Brussels suspects Rajoy government inflated last year’s deficit figure

Administration denies report it wanted to make 2012 performance seem better EC unhappy at no deficit-reduction action ahead of Andalusia elections

The Spanish government on Tuesday categorically denied it had deliberately inflated the public deficit last year in order to make its target for this year look better.

The administration was reacting to a report by Reuters, which quoted sources familiar with the situation, that the European Union is also likely to take action against the Popular Party government of Prime Minister Mariano Rajoy for delaying taking further austerity action to reduce the deficit ahead of the regional elections next month in Andalusia, in which the opinion polls point to a first ever victory for the PP over the Socialist Party in that region.

Reuters quoted one official as saying it is “likely” that Brussels will adopt sanctions against Madrid. “It is not that we want to. But if there is a deviation, and it’s almost inevitable, then we have to,” the source said.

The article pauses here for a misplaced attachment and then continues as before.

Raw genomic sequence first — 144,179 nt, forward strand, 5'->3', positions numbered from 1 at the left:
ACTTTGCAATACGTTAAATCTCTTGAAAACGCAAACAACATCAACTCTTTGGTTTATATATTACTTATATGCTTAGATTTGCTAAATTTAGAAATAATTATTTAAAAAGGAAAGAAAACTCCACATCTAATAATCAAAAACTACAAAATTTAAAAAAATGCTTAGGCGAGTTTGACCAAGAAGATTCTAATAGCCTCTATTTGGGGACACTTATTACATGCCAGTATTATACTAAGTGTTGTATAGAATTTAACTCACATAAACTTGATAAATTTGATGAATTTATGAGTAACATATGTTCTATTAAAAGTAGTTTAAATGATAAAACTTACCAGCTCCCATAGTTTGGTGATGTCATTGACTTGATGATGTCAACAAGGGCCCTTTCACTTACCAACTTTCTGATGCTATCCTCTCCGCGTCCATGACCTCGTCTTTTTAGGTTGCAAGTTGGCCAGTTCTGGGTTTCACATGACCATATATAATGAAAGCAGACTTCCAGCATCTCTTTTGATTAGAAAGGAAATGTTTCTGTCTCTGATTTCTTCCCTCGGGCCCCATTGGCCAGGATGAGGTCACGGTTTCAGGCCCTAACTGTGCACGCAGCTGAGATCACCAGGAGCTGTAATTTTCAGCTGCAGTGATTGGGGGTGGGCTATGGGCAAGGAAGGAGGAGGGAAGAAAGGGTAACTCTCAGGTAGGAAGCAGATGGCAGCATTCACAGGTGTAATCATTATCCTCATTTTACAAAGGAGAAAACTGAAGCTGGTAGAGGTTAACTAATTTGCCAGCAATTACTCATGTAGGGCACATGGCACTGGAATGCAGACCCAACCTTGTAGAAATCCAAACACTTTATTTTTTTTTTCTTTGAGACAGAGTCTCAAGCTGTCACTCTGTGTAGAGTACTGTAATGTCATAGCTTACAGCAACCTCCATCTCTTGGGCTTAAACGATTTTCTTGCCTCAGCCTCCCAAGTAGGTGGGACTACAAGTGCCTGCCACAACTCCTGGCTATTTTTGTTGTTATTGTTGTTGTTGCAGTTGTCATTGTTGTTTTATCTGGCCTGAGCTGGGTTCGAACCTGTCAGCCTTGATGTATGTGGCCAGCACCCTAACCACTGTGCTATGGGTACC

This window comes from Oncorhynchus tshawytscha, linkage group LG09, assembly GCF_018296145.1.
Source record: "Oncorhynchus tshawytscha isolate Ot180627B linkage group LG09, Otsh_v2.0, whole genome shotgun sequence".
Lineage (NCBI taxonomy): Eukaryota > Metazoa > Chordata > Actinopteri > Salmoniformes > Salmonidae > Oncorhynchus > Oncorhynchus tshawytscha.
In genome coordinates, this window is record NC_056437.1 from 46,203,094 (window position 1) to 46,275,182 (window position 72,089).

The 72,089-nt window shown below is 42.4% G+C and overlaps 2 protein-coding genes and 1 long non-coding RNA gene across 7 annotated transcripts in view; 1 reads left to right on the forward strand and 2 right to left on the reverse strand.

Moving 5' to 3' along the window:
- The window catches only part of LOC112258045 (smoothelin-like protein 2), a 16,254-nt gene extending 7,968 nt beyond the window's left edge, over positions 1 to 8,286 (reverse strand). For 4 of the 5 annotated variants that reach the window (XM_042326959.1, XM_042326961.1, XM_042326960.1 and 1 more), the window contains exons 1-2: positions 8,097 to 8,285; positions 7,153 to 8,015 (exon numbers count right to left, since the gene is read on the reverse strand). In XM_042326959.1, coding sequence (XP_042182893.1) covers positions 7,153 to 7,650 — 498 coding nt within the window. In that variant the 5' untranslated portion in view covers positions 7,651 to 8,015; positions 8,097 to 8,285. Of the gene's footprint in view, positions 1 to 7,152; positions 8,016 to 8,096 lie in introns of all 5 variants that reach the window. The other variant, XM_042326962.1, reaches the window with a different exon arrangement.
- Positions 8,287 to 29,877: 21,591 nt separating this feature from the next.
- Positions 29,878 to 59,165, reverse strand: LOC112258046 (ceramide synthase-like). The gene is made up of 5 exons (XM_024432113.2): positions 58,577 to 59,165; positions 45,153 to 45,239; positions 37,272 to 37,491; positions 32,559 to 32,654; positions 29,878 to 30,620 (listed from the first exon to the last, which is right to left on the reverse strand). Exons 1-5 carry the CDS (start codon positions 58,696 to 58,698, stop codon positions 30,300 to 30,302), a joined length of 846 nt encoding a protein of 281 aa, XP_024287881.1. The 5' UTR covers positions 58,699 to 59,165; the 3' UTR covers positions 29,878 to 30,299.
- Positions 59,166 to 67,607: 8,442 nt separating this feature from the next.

“It’s speculation. It’s misleading information,” Reuters quoted a government spokeswoman as saying.

The official deficit figures are not due out until next month. Shortly after the PP took office in December, a number of government officials said the outgoing Socialist government had overshot its deficit target for last year of 6 percent of GDP by a full two percentage points. The government used this argument to justify a package of further spending cuts and an increase in personal income tax worth 15 billion euros. The government’s official target for GDP this year is 4.4 percent of GDP, but members of Rajoy’s economic team have expressed hopes that Europe will cut Spain some slack in meeting the target.

In response to the Reuters report, Spanish radio station Cadena Ser quoted the European Commission’s spokesman for economic and monetary affairs, Amadeu Altafaj, as saying the EC could not comment on the figures as they had not yet been published.

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